The long-held rule in our circuit has been “that section 2401(a) creates ‘a jurisdictional condition attached to the government’s waiver of sovereign immunity.'” P & V Enters. v. U.S. Army Corps of Eng’rs, 516 F.3d 1021, 1026, 380 U.S. App. D.C. 96 (D.C. Cir. 2008) (quoting Spannaus v. U.S. Dep’t of Justice, 824 F.2d 52, 55, 262 U.S. App. D.C. 325 (D.C. Cir. 1987)). Recently, however, especially after the Supreme Court’s decision in Kwai Fun Wong, which held the two-year statute of limitations in § 2401(b) to be nonjurisdictional, 575 U.S. at 407, the soundness of our precedent has been called into doubt. See, e.g., Jafarzadeh v. Nielsen, 321 F. Supp. 3d 19, 37 n.7 (D.D.C. 2018) (“Given the Supreme Court’s clear strictures on this issue, which have undermined the foundations of Spannaus and similar cases, the D.C. Circuit ought to reconsider its § 2401(a) precedents.”). Since Kwai Fun Wong, the Sixth and Tenth Circuits have held that, based on the Supreme Court’s opinion in that case, § 2401(a) is not jurisdictional. Chance v. Zinke, 898 F.3d 1025, 1033 (10th Cir. 2018); Herr v. U.S. Forest Serv., 803 F.3d 809, 817-18 (6th Cir. 2015). Although we have previously “questioned the continuing viability” of our rule without addressing the issue directly, see Mendoza v. Perez, 754 F.3d 1002, 1018 n.11, 410 U.S. App. D.C. 210 (D.C. Cir. 2014) (citing P & V Enters., 516 F.3d at 1027 & n.2; Felter v. Kempthorne, 473 F.3d 1255, 1260, 374 U.S. App. D.C. 272 (D.C. Cir. 2007); Harris v. F.A.A., 353 F.3d 1006, 1013 n.7, 359 U.S. App. D.C. 281 (D.C. Cir. 2004)), we now do so. Accordingly, we hold today that HN5 the Supreme Court’s decision in Kwai Fun Wong overrules our precedent treating [***26] § 2401(a)‘s statute of limitations as jurisdictional.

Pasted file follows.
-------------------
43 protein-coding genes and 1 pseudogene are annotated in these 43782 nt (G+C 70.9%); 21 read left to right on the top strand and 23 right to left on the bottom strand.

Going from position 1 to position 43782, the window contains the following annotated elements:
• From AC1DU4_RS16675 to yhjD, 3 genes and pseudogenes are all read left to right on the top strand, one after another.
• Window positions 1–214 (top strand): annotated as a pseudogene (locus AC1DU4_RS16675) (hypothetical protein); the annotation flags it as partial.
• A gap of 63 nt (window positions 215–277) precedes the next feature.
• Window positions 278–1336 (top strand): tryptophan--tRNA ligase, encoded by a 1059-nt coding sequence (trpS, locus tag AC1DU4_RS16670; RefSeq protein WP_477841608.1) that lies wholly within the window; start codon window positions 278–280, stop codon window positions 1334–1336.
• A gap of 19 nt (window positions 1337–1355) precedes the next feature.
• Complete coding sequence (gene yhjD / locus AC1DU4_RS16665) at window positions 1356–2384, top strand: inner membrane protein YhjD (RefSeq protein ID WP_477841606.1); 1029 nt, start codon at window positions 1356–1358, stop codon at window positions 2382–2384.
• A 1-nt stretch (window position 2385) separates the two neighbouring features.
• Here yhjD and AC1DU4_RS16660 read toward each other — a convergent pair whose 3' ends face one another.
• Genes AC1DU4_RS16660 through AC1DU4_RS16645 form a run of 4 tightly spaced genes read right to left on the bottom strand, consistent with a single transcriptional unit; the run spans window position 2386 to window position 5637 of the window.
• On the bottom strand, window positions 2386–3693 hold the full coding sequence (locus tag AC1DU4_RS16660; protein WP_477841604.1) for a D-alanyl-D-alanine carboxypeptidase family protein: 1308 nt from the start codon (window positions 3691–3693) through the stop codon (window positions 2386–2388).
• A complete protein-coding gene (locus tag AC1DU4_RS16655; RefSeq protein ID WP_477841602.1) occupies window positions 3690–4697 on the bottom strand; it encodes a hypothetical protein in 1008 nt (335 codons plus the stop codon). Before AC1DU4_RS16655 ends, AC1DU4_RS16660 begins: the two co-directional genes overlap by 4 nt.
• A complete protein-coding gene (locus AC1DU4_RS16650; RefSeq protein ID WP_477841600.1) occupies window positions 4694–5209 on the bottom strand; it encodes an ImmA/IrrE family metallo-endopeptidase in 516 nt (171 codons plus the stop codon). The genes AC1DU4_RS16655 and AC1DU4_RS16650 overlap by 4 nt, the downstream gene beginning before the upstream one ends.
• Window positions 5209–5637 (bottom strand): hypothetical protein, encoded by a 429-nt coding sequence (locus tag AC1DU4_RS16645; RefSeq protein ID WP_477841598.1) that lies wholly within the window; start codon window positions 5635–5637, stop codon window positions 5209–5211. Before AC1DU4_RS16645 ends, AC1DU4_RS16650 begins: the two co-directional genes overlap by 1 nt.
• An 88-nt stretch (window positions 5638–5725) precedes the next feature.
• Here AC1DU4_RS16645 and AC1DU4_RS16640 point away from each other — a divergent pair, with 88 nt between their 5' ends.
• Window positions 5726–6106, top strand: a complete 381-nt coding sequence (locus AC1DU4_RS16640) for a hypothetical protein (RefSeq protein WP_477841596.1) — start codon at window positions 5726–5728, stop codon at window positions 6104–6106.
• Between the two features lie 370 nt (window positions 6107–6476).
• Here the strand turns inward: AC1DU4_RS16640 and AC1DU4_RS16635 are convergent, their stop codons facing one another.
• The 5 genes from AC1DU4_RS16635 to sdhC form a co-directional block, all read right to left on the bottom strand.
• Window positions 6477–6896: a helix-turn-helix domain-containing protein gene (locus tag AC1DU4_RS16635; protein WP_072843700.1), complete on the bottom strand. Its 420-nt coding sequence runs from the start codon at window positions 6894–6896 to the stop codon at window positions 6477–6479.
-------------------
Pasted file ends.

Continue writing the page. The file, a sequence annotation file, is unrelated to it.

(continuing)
“In recent years,” the Supreme Court has “repeatedly held that procedural rules, including time bars, cabin a court’s power” to hear a case—i.e., subject matter jurisdiction—”only if Congress has ‘clearly state[d]’ as much.” Kwai Fun Wong, 575 U.S. at 409 (alteration in original) (quoting Sebelius v. Auburn Reg’l Med. Cent., 568 U.S. 145, 153, 133 S. Ct. 817, 184 L. Ed. 2d 627 (2013)). Applying this “clear statement rule,” the Court has “made plain that most time bars are nonjurisdictional.” Id. at 410. In Kwai Fun Wong, the Supreme Court explained that “Congress must do something special, beyond setting an exception-free deadline, to tag a statute of limitations as jurisdictional and so prohibit a court from tolling it.” 575 U.S. at 410. Based on that rule, the Court held that the FTCA’s statute of limitations in § 2401(b) was “not a jurisdictional requirement.” Id. at 412.

Applying the Court’s ruling in Kwai Fun Wong to § 2401(a), we reach the same conclusion. First, our precedent treating § 2401(a) as a jurisdictional bar was grounded in the belief that the provision is “attached to the government’s waiver of sovereign immunity, and as such must be strictly construed.” Spannaus, 824 F.2d at 55. In Kwai Fun Wong, the Court flatly rejected this reasoning. 575 U.S. at 420 (“[I]t makes [***27] no difference that a time bar conditions a waiver of sovereign immunity, even if the Congress enacted the measure when different interpretive conventions applied . . . .”). Second, like § 2401(b), § 2401(a) “does not speak in jurisdictional terms or refer in any way to the jurisdiction of the district courts”; rather, it “‘reads like an ordinary, run-of-the-mill statute of limitations,’ spelling out a litigant’s filing obligations without restricting a court’s authority.” Id. at 411 (first quoting Arbaugh, 546 U.S. at 515; then quoting Holland v. Florida, 560 U.S. 631, 647, 130 S. Ct. 2549, 177 L. Ed. 2d 130 (2010)); see 28 U.S.C. § 2401(a) (“[E]very civil action commenced against the United States shall be barred unless the complaint is filed within six years after the right of action first accrues.”). Also like § 2401(b), § 2401(a)‘s filing deadline appears in a section separate from the general jurisdictional grant of civil actions against the federal government, see 28 U.S.C. § 1346; Herr, 803 F.3d at 817, which the Supreme Court found to be an indication “that the time bar is not jurisdictional.” Kwai Fun Wong, 575 U.S. at 411.